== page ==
The bishops reflected further on what being true pilgrim companions might mean in their statement. There they quote words of the Archbishop of Canterbury, who said “we become each other’s healers by walking alongside each other in healing the world’s wounds”. This is perhaps the last element to an ecumenism of walking together. To think of ourselves as pilgrim companions means that we understand that we are making the same journey through the same world and that we are confronted with the same problems and challenges. From the bishops’ discussions it was apparent that Catholics and Anglicans share the challenge of being global communions across a world of cultural and political difference. The journey will necessarily involve failure and incur injury. However, “true pilgrim companions” tend each other’s wounds.
This theme is also central to the current work of the Anglican-Roman Catholic International Commission (ARCIC). The commission worked on a draft document in its plenary meeting held at St John’s Convent, Toronto, and hosted by the Anglican order of the Sisters of St John the Divine, 11-19 May 2016. The document has the working title, Walking Together on the Way of Communion: Anglican and Catholic Learning about the Church Local, Regional and Universal. The work is shaped by the method of “Receptive Ecumenism” which is to say that in the document each side admits the struggles and tensions in the instruments of communion that operate at various levels of the Church, and looks to see what can be learnt from their ecumenical partners. Archbishop Justin Welby spoke eloquently about this method at an evensong in Westminster Abbey to celebrate the work of the Anglican Centre which, being a direct fruit of the meeting between Archbishop Michael Ramsey and Pope Paul VI also celebrated its fiftieth anniversary in 2016. The Archbishop said, “The habits of the centuries render us comfortable with disunity … I pray that ARCIC disrupts our disunity … it must develop its especial genius of a spirit of receptive ecumenism: of asking not what we might give the other, but what we lack that God might give us through the other.”
Right from the beginning of his papacy Pope Francis has demonstrated an impatience for change and an impatience for unity. In the Common Declaration he writes with Archbishop Welby, “We are impatient for progress.” We cannot, therefore, wait for full unity before we begin to share our ecclesial lives with our ecumenical partners. The IARCCUM bishops wrote in Walking Together, “We are compelled to express this real but impaired communion at this stage in our pilgrimage in common service to the world and witness to the gospel.” While we take our differences seriously, we must treat with equal seriousness the Christian faith that we share and that is expressed in the creedal promises that are made at our baptism. Because through baptism we have become brothers and sisters in Christ, we are compelled to seek to resolve our differences, to pray together, to proclaim the saving love of God in Jesus together, and to work together for the good of those who suffer in our world. That the Spirit is alive and active in our Christian brothers and sisters means that they may be the ones to administer a grace by which the Lord heals us. This may surprise us, just as Jesus’ story of the Samaritan who poured oil and wine on the wounds of the man beset by brigands surprised the crowd in Galilee. Pope Francis’s image of walking together is taking shape in these ways in relations with both Anglicans and Methodists. It is a living into the communion which we already share. As Pope Francis said in his homily at the vespers at St Paul’s outside the Walls last year,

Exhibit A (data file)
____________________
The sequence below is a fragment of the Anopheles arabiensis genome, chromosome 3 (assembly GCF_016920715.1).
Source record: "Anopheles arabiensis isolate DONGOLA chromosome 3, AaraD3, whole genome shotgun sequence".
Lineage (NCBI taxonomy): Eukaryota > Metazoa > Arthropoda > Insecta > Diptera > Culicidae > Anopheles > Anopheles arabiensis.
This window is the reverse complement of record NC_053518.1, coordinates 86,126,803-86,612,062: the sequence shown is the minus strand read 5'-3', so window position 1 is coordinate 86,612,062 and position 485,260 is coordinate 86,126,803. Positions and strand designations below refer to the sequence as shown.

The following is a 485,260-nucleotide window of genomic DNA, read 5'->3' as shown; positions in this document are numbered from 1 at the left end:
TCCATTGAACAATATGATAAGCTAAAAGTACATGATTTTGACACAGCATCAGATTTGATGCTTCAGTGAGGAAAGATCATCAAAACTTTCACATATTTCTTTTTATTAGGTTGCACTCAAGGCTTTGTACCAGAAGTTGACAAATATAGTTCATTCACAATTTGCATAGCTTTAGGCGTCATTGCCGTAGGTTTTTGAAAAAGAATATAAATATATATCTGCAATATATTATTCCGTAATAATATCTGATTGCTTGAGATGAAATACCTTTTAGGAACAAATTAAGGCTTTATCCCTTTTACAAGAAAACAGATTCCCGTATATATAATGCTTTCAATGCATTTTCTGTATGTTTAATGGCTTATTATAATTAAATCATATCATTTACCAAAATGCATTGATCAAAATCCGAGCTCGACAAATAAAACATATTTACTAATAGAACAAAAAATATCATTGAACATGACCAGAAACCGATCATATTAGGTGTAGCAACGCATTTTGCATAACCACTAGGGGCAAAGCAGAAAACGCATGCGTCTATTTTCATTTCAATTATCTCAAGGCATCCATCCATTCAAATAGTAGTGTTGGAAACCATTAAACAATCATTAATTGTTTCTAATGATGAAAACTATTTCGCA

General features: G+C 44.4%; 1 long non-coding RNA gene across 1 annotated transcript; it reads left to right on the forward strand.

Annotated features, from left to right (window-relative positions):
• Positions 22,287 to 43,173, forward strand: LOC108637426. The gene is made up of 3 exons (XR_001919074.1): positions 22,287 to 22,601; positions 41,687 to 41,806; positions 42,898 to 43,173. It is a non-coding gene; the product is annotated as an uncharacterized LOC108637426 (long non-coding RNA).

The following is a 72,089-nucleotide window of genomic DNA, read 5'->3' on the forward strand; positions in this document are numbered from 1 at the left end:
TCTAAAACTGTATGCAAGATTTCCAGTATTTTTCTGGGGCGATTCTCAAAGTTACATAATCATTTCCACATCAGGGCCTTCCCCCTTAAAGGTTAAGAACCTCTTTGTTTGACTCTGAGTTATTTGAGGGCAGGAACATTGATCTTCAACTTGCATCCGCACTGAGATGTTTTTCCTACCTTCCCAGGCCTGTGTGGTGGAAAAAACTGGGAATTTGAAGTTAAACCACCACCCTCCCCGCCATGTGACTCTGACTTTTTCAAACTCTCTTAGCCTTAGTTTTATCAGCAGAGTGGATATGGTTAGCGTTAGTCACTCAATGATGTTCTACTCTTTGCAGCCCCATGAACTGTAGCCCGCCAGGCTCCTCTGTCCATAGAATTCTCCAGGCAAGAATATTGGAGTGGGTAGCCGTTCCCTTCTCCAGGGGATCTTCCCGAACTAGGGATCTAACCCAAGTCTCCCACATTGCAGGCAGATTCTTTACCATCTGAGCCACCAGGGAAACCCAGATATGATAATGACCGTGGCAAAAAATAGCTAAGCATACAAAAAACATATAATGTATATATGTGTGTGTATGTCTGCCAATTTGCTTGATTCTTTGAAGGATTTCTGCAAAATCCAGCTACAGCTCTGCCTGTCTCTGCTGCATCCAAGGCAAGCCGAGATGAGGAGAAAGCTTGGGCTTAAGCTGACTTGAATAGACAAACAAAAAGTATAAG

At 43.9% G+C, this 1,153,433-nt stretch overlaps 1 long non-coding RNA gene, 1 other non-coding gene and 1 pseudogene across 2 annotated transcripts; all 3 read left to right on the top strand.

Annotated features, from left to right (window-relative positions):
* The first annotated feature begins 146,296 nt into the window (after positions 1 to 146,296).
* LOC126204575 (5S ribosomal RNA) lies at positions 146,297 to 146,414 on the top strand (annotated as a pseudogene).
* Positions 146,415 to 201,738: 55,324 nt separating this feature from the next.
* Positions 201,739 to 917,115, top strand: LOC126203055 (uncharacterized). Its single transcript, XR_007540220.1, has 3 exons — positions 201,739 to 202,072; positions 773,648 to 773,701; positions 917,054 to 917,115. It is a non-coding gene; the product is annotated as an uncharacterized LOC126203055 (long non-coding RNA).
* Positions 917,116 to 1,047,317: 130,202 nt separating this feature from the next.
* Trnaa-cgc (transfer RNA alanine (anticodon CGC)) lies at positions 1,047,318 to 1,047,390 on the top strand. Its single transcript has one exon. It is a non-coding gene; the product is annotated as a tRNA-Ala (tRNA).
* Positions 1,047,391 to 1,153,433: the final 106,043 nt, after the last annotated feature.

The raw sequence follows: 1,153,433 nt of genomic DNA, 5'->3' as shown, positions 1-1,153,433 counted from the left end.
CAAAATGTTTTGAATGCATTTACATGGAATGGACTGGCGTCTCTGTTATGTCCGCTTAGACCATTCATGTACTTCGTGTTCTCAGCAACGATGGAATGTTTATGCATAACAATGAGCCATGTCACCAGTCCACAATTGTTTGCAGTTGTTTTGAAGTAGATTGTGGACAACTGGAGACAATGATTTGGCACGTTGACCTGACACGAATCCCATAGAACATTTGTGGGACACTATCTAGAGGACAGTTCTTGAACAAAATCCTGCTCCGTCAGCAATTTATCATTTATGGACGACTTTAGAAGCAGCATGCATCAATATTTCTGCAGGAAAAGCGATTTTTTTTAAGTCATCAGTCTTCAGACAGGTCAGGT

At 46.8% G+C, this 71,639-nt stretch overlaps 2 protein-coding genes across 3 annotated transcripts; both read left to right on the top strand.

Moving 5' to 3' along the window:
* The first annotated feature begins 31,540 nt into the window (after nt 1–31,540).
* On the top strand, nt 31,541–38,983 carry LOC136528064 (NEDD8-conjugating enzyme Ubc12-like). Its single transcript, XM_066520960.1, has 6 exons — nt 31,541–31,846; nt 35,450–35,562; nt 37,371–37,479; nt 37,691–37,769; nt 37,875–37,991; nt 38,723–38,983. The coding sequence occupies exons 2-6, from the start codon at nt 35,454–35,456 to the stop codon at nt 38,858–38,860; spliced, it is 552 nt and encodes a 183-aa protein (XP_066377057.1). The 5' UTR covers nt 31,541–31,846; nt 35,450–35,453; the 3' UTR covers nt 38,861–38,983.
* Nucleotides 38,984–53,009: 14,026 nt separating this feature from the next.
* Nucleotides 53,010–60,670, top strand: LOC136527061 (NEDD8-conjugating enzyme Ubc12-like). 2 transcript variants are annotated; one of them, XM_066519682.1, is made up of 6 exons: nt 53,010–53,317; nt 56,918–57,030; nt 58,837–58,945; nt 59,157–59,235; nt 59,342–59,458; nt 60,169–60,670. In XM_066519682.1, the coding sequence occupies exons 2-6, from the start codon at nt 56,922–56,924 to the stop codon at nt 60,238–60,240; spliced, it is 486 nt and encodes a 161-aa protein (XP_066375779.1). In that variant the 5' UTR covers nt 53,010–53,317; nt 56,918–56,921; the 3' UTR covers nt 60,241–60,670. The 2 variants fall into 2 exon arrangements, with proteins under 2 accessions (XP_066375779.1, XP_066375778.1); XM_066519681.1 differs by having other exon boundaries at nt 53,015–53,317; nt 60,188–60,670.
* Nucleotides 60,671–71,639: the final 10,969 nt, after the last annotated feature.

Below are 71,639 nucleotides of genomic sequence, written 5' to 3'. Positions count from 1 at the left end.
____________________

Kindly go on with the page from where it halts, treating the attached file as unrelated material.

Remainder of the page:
While we are on the path towards full communion, we can already develop multiple forms of collaboration, working together and collaborating to promote the spread of the Gospel. By walking and working together, we realise that we are already united in the name of the Lord. Unity is achieved by walking together.